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The Republican Who Could Be Virginia Governor Compared Aborted Fetuses to Dead Soldiers

Dennis Carter

Virginia House of Delegates Speaker Kirk Cox, third in line to become Virginia's governor, is backed by an anti-choice group that believes life begins at fertilization.

The turmoil surrounding Virginia’s Democratic leadership has opened the possibility—however remote—of a Republican taking the governor’s mansion. And House of Delegates Speaker Kirk Cox isn’t just a reliable vote against abortion rights—he’s also a favorite of an extreme anti-choice organization.

Cox is third in line to Virginia’s governorship, meaning he would assume the office if the governor resigned and the lieutenant governor and the attorney general could not take over as governor. This wouldn’t matter in almost any circumstance but the one emerging at the state Capitol, where Virginia Gov. Ralph Northam and Attorney General Mark Herring, both Democrats, admitted to wearing blackface in the early 1980s, and Lt. Gov. Justin Fairfax has been accused of sexual assault.

Cox recently gave an impassioned speech on the state house floor comparing the number of abortions since it was made legal in the United States to the number of “men and women that have been lost to war in this country.” Cox gave his anti-choice diatribe in response to Democratic legislators in New York passing the Reproductive Health Act (RHA), while Democrats in Virginia pushed to loosen the GOP’s many abortion restrictions, including on later abortion care.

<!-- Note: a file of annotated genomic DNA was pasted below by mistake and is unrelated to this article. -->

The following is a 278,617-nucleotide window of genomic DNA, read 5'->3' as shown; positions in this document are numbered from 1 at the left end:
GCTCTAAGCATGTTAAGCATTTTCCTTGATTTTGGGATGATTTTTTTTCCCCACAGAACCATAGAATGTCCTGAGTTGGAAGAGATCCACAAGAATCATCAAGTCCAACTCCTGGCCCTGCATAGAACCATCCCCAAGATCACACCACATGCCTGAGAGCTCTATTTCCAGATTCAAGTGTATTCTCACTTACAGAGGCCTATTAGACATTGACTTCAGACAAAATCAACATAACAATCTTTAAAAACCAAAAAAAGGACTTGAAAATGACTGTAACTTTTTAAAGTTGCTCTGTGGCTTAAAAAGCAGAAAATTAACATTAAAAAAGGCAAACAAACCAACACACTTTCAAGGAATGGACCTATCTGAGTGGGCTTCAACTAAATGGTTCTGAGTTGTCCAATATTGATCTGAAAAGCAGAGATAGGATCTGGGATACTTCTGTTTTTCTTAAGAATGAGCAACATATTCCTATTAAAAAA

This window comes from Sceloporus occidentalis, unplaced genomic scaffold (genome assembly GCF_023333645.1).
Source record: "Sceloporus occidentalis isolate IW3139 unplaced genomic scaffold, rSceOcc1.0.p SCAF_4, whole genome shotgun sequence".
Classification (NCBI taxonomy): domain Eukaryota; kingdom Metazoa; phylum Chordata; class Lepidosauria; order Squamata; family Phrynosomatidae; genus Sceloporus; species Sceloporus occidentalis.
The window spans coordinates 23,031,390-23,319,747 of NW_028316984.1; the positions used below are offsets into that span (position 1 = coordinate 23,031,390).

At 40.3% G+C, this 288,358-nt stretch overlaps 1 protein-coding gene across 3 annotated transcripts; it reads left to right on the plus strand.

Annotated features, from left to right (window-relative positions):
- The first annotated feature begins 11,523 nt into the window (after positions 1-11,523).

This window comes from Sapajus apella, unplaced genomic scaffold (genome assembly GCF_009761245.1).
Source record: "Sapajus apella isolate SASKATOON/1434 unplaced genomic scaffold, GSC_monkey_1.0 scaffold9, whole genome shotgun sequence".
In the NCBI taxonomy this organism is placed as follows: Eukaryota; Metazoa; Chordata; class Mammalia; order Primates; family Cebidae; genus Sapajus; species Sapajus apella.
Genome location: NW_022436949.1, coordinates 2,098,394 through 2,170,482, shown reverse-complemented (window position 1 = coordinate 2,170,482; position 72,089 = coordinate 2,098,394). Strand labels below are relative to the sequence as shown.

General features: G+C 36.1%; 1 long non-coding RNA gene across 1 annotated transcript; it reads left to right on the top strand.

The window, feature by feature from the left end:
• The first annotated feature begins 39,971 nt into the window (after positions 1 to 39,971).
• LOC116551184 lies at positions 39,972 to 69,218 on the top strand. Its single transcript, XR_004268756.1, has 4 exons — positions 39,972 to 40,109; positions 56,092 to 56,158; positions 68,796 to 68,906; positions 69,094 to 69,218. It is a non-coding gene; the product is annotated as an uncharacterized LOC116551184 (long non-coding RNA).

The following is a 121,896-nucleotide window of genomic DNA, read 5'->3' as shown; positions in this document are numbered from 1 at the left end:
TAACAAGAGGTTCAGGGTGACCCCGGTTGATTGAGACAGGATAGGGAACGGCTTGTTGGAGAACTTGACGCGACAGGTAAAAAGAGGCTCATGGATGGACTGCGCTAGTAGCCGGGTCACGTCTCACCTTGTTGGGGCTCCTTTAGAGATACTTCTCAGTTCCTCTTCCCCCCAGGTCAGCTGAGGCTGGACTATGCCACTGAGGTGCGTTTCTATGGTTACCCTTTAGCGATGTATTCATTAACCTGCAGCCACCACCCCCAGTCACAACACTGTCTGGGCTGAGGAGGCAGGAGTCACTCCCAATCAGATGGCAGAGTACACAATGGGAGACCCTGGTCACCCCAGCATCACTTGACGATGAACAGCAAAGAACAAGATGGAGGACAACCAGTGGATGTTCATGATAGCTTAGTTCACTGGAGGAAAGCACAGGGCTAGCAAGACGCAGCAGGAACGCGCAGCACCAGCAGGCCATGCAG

A GOP lawmaker who has backed anti-choice measures in the Virginia Legislature since he took office in 1990, he was named the Family Foundation’s Legislator of the Year in 1997 and 2000.

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The national Family Foundation defines life as beginning at fertilization, a foundation upon which “personhood laws” rest. So-called personhood laws would outlaw abortion and many forms of contraception. The foundation has backed a range of anti-choice policies, including so-called fetal homicide laws.

Meanwhile, the Family Foundation of Virginia has pushed the anti-choice myth that abortion is a dangerous procedure that requires heavy regulation—a lie that has led to onerous targeted regulation of abortion providers (TRAP) laws that have shut down abortion clinics across the United States.

Victoria Cobb, president of the Family Foundation of Virginia, recently lobbied Virginia GOP lawmakers to block the Equal Rights Amendment (ERA) from coming to a full house vote, the Washington Post reported. Cobb, like many anti-choice activists, charges that ratification of the ERA would make it impossible to stop people from accessing abortion.

The Democratic disarray comes as pro-choice lawmakers were primed to gain legislative majorities in the 2019 state elections. Democrats in 2017 flipped 15 house seats in Virginia, coming within one seat of grabbing a majority. Republicans maintained control of the chamber thanks to a coin flip after a tied election.

Northam hasn’t signaled he will step down from the governorship, as Fairfax continues to deny Vanessa Tyson’s detailed allegations against him. Fairfax reportedly used an obscenity to refer to her in a closed-door meeting with Virginia lawmakers.

Tyson wrote in a statement released Wednesday that she had met Fairfax at the 2004 Democratic National Convention in Boston, where Fairfax invited Tyson to join him to get documents from his hotel room. It was there that Fairfax assaulted her, Tyson alleges. “What began as consensual kissing quickly turned into a sexual assault,” she wrote.

CORRECTION: This post has been changed to correct Victoria Cobb’s first name.

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